The researchers are not yet sure of the exact mechanism that causes the nitrate in the beetroot juice to boost stamina. However, they suspect it could be a result of the nitrate turning into nitric oxide in the body, reducing the oxygen cost of exercise.

They now hope to conduct further studies to look in more detail at the effects of nitrate-rich foods on exercise physiology.

Corresponding author of the study, Professor Andy Jones of the University of Exeter’s School of Sport and Health Sciences, said:

“Our study is the first to show that nitrate-rich food can increase exercise endurance. We were amazed by the effects of beetroot juice on oxygen uptake because these effects cannot be achieved by any other known means, including training. I am sure professional and amateur athletes will be interested in the results of this research. I am also keen to explore the relevance of the findings to those people who suffer from poor fitness and may be able to use dietary supplements to help them go about their daily lives.”

This study follows research by Barts and the London School of Medicine and the Peninsula Medical School (published in February 2008 in the American Heart Association journal Hypertension), which found that beetroot juice reduces blood pressure.

This study was well-designed and well-reported. It is, however, important to note that due to its small size and the short-term physiological measurements taken, it does not provide unequivocal evidence that beetroot improves stamina and further research is needed.

Vegetable juice with beetroot increases endurance and reduces blood pressure

Please click here for a recipe for beetroot, carrot, apple and ginger juice.

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Component of vegetable protein may reduce blood pressure

grains and pulsesResearchers examined dietary amino acids, the building blocks of protein, and their effect on blood pressure.

Glutamic acid is the most common amino acid and accounts for almost a quarter (23 percent) of the protein in vegetable protein and almost one fifth (18 percent) of animal protein.

They found that a 4.72 percent higher dietary intake of the amino acid glutamic acid as a percent of total dietary protein correlated with lower group average systolic blood pressure, lower by 1.5 to 3.0 millimeters of mercury (mm Hg). Group average diastolic blood pressure was lower by 1.0 to 1.6 mm Hg. 

Systolic blood pressure is the force when the heart beats; diastolic pressure is the pressure when the heart rests between beats. 

This average lower blood pressure seems small from an individual perspective. But, on a population scale, it represents a potentially important reduction, said Jeremiah Stamler, M.D., lead author of the study. 

“It is estimated that reducing a population’s average systolic blood pressure by 2 mm Hg could cut stroke death rates by 6 percent and reduce mortality from coronary heart disease by 4 percent,”

said Stamler, Professor Emeritus of the Department of Preventive Medicine in the Feinberg School of Medicine at Northwestern University in Chicago, Ill.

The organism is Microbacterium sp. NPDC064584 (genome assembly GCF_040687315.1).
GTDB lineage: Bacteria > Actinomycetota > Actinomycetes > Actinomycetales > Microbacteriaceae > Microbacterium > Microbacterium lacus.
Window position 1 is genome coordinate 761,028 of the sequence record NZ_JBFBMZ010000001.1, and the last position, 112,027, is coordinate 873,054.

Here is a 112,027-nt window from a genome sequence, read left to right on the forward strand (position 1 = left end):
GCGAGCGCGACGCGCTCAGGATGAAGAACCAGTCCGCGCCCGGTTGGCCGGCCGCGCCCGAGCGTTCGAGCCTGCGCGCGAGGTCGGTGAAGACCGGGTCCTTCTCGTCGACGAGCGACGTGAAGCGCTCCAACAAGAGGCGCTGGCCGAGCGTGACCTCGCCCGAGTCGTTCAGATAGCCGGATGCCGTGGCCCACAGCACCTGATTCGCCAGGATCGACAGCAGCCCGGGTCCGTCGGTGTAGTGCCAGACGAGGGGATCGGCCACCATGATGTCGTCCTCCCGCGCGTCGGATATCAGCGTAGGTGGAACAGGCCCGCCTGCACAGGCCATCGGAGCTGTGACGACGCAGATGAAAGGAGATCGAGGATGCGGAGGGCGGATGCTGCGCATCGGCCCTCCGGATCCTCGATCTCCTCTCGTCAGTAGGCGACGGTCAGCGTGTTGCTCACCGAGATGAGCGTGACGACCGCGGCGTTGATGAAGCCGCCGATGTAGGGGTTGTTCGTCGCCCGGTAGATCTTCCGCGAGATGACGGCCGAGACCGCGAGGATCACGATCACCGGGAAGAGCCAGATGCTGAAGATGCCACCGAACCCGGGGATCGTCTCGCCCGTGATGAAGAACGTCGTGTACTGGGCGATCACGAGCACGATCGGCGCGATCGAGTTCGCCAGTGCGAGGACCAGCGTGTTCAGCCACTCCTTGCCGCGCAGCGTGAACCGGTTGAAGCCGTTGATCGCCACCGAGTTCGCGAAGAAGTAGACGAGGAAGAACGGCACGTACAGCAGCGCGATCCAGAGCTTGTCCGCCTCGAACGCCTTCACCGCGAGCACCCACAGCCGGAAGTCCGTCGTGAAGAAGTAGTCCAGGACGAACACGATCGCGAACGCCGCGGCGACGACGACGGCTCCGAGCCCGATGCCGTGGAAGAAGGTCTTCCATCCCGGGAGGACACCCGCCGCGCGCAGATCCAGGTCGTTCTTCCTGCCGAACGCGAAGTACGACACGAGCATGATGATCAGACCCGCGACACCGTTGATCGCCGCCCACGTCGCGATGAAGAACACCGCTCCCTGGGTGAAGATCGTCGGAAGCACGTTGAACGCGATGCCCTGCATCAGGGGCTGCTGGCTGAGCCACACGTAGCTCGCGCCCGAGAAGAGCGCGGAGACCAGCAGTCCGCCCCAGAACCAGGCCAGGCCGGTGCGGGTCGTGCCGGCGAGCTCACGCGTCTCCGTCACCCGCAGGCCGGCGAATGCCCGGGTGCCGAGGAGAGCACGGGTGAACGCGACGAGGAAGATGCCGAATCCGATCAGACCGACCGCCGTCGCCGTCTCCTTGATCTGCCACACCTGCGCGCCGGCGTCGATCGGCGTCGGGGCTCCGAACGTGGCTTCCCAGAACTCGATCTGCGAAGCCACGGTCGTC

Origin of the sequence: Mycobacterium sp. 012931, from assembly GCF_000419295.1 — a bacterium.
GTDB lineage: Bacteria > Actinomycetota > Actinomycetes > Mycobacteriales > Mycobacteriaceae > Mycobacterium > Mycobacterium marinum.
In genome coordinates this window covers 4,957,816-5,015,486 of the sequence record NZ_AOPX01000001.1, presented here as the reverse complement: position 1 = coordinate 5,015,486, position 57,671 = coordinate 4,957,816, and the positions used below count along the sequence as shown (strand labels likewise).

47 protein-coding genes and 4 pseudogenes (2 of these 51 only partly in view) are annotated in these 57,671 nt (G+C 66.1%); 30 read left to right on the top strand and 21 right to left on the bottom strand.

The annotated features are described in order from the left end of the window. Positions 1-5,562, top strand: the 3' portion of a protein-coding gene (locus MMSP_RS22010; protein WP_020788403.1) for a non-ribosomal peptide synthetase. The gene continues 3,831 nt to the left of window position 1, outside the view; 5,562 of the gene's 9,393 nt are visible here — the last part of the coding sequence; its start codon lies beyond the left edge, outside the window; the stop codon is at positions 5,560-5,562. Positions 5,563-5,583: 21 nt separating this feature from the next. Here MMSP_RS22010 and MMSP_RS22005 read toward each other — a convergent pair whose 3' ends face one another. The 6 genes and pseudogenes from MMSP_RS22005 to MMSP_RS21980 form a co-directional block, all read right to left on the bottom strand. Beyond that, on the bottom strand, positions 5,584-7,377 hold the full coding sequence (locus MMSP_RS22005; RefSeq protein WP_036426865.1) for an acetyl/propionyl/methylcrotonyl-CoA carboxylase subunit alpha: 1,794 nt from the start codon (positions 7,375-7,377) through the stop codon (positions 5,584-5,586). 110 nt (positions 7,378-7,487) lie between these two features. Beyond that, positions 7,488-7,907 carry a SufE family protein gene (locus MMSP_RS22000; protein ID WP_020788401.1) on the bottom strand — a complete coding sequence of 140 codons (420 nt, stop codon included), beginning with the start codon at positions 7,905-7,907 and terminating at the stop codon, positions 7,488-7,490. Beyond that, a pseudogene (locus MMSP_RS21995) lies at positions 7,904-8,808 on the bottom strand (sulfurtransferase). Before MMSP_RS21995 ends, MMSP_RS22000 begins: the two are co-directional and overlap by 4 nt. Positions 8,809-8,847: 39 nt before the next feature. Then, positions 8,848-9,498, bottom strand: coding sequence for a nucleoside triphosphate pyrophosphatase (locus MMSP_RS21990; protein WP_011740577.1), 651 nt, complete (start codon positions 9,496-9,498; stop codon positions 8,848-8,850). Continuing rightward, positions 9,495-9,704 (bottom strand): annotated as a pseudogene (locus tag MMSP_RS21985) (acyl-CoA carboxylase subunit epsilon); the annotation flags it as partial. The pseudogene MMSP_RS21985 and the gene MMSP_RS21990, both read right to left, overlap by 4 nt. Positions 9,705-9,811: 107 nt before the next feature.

Based on American Heart Association 2009 statistics, 6 percent of stroke deaths would be more than 8,600 people and four percent of coronary heart deaths represents about 17,800 lives saved per year. 

“High blood pressure is a major cardiovascular disease risk factor, and blood pressure tends to rise with age starting early in life so that the majority of the U.S. population age 35 and older is affected by pre-hypertension or hypertension,” he said. “We have a massive public health problem, and trying to address it by the strategy that has prevailed for years — diagnosis and drug treatment — is inadequate. While clinically useful, it fails as a long-term approach for ending this massive problem.” 

The only long-term approach is to prevent pre-hypertension and hypertension by improved lifestyle behaviours, Stamler said. This includes maintaining a healthy body weight, having a fruit and vegetable-rich eating pattern and participating in regular physical activity.  

Researchers analyzed data from the International Study on Macro/Micronutrients and Blood Pressure (INTERMAP), on 4,680 people ages 40-59 in 17 rural and urban populations in China, Japan, the United Kingdom and the United States. INTERMAP is a basic population study aiming to clarify the role of multiple nutrients in the etiology of unfavourable blood pressure patterns prevailing for most middle-aged and older individuals. Stamler and colleagues analyzed data from eight blood pressure tests, four diet recall surveys and two 24-hour urine collections for each participant.

“Although our research group and others earlier reported an association between higher consumption of vegetable protein and lower blood pressure, as far as we know this is the first paper on the relation of glutamic acid intake to blood pressure,”

said Ian J. Brown, Ph.D., co-author of the study and a research associate in the Department of Epidemiology and Public Health at Imperial College London.

Common sources of vegetable protein include beans, whole grains — including whole grain rice, pasta, breads and cereals — and soy products such as tofu. Durum wheat, which is used to make pasta, is also a good source of vegetable protein.

Stamler noted that there are no data on the possible effects of glutamic acid supplements and emphasized the importance of “improved habitual food intake for the prevention and control of hypertension, not popping pills.”

To learn how to cook with vegetable proteins and other whole foods, why not come along to a Cooking for Health course, held throughout the year in Somerset, UK.